Ethical and Regulatory Approval
Throughout vaccine R&D there are many regulatory and ethical considerations, and researchers should engage with relevant bodies as early as possible, so the appropriate advice and input shape the R&D at the right time. There are also several stages where necessary approvals must be obtained, in order to proceed with developing and testing a candidate.
In the UK, the Medicines and Healthcare products Regulatory Agency (MHRA), protects and promotes public health and patient safety by ensuring that medicines, healthcare products and medical equipment meet appropriate standards of safety, quality, performance and effectiveness. Licences for medicines are granted only when a product meets high standards of safety and quality, and works for the purpose intended.
This is not intended to be an exhaustive guide, however, listed below are some of the examples of when regulatory and ethical advice and approvals should be sought:
- Early TPP considerations - the MHRA can be approached at an early stage, and they can advise on what information will be needed in order to consult the expert group for later approvals. The type of evidence needed in the submission for an MHRA Clinical Trial Authorisation will include mode of action, nature of the target and the relevance of animal models.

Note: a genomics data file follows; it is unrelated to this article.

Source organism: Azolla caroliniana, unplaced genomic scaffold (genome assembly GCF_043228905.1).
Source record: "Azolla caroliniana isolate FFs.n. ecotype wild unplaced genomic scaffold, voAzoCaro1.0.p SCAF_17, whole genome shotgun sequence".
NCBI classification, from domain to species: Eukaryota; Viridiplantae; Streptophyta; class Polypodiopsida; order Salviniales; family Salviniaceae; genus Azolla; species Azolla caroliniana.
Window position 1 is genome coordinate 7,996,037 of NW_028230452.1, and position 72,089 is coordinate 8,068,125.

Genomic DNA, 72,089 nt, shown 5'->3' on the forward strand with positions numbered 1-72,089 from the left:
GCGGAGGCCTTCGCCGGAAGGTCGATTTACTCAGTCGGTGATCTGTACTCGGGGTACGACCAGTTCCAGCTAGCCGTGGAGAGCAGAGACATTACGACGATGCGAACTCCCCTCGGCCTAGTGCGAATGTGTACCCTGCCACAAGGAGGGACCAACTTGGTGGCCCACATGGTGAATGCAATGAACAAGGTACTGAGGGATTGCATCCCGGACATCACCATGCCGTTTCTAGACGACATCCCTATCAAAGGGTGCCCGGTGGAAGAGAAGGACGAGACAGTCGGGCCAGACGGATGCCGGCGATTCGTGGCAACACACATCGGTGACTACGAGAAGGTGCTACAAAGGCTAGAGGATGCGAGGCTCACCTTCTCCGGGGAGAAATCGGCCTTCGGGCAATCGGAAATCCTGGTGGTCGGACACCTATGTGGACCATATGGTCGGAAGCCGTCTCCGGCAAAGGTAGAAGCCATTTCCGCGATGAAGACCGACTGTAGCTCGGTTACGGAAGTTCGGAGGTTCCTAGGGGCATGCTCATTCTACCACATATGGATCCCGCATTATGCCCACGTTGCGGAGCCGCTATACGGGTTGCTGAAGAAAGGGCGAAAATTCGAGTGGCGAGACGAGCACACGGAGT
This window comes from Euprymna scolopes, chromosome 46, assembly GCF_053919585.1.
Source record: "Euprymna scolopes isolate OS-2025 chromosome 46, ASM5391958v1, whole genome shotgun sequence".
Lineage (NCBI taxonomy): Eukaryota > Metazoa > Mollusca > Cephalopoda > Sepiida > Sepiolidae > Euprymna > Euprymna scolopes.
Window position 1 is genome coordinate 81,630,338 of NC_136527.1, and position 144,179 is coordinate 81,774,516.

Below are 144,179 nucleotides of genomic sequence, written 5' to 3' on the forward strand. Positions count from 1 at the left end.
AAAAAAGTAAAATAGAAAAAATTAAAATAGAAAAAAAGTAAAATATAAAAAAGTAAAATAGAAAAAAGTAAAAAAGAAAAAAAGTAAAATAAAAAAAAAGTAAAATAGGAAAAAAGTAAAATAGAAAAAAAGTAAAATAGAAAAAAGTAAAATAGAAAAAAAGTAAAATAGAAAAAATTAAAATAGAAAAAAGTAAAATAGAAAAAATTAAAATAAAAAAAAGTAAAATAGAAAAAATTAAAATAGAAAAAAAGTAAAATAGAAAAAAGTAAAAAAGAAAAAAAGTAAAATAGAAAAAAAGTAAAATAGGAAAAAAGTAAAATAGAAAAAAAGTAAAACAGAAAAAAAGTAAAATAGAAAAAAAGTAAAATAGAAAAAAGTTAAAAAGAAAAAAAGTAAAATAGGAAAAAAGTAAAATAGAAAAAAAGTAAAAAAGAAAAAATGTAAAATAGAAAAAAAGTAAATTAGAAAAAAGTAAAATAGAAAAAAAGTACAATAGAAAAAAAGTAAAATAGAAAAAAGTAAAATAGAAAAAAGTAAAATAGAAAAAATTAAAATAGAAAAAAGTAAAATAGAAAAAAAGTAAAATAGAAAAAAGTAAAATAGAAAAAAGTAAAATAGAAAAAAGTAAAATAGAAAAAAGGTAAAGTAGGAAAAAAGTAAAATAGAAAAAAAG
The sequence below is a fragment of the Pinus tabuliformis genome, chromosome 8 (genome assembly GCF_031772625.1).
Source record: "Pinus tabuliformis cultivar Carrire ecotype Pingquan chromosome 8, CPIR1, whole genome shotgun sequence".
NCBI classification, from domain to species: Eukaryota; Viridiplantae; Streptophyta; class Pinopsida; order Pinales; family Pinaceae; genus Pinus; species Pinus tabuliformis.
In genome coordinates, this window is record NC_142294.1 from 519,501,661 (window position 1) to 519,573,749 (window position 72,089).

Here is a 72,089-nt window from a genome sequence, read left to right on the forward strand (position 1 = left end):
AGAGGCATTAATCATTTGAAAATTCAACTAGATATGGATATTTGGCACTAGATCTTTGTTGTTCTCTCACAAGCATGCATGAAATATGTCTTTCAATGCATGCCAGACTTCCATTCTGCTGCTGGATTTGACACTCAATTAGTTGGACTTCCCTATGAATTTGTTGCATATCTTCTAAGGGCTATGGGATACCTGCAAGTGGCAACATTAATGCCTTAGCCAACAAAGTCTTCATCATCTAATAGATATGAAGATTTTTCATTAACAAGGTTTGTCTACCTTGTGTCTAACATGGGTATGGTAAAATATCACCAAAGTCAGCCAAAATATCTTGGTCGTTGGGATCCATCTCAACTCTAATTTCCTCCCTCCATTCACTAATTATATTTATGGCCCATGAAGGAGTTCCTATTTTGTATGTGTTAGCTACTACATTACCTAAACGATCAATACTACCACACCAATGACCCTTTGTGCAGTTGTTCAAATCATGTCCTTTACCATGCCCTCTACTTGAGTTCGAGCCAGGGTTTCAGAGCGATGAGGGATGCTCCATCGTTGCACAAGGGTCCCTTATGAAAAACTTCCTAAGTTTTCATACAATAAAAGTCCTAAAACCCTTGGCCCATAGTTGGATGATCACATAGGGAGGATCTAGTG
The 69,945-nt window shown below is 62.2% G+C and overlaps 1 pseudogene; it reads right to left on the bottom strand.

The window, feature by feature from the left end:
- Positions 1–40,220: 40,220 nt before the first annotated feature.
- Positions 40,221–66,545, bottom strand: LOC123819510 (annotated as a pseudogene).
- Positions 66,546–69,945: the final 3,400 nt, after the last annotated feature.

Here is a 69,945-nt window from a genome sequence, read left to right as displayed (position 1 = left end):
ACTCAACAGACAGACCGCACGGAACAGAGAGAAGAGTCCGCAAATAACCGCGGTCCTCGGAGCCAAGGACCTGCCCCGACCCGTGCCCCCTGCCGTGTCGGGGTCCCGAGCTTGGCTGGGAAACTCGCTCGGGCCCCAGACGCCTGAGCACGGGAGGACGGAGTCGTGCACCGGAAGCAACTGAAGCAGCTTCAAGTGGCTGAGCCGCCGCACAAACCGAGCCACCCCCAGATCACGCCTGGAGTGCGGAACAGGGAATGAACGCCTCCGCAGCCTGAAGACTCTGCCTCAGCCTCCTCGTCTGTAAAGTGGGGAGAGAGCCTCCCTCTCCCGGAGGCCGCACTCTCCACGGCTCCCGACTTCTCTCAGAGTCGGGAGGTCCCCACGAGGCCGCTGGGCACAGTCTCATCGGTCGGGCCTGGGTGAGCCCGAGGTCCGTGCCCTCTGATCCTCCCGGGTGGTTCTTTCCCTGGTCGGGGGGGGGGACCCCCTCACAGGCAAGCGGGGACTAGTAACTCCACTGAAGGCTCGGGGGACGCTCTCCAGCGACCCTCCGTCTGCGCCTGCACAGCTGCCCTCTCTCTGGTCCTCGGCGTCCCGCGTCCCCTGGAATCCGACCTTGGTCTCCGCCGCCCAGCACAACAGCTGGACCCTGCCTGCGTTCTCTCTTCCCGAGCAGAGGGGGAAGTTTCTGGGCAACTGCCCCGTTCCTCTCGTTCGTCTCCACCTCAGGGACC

- Animal work – The use of animals in experiments and testing is regulated under the Animals (Scientific Procedures) Act 1986 (ASPA). Home Office licensure must be provided at an institutional, personal and project level for the work that is carried out
- Experimental medicine studies of immune responses to pathogens in humans – ethical approval must be obtained. From 31 March 2016, HRA Approval is the process for applying for approvals for all project-based research in the NHS led from England; this brings together the assessment of governance and legal compliance, undertaken by dedicated HRA staff, with the independent REC opinion provided through the UK research ethics service. It replaces the need for local checks of legal compliance and related matters by each participating organisation in England. This allows participating organisations to focus their resources on assessing, arranging and confirming their capacity and capability to deliver the study.
- Clinical Trial Authorisation (CTA) - formal application to the MHRA for the CTA must be made for trials evaluating the safety or efficacy of the medical product. This includes an IMP dossier with preclinical toxicology data, and any human mechanistic/proof of concept studies.
- Use of genetically modified organisms (GMOs) to produce vaccines for testing in humans – this is a critical bottleneck in vaccine R&D, and any researchers should be aware this is regulated by separate legislation. Further information on this key step is provided on the Use of vaccines classified as GMOs page.
- It is advisable to seek early advice from the MHRA, or from a ‘Qualified Person’ (QP), who may be able to advise on relevant issues around TPP and licensure, and so reduce the overall time taken to take a product to market
- HRA Approval - must be obtained if the research is taking place in the NHS in England, for more information visit the MRC tool on HRA Approval
- Ethical Approval - must be obtained to carry out the trial
- MHRA - overview
- MHRA - applying for Clinical Trial Authorisation (CTA)
- MHRA - expert advice
- NIHR Clinical Trials Toolkit
- Health Research Authority
Please note, the UKVN bears no responsibility for the content of external websites.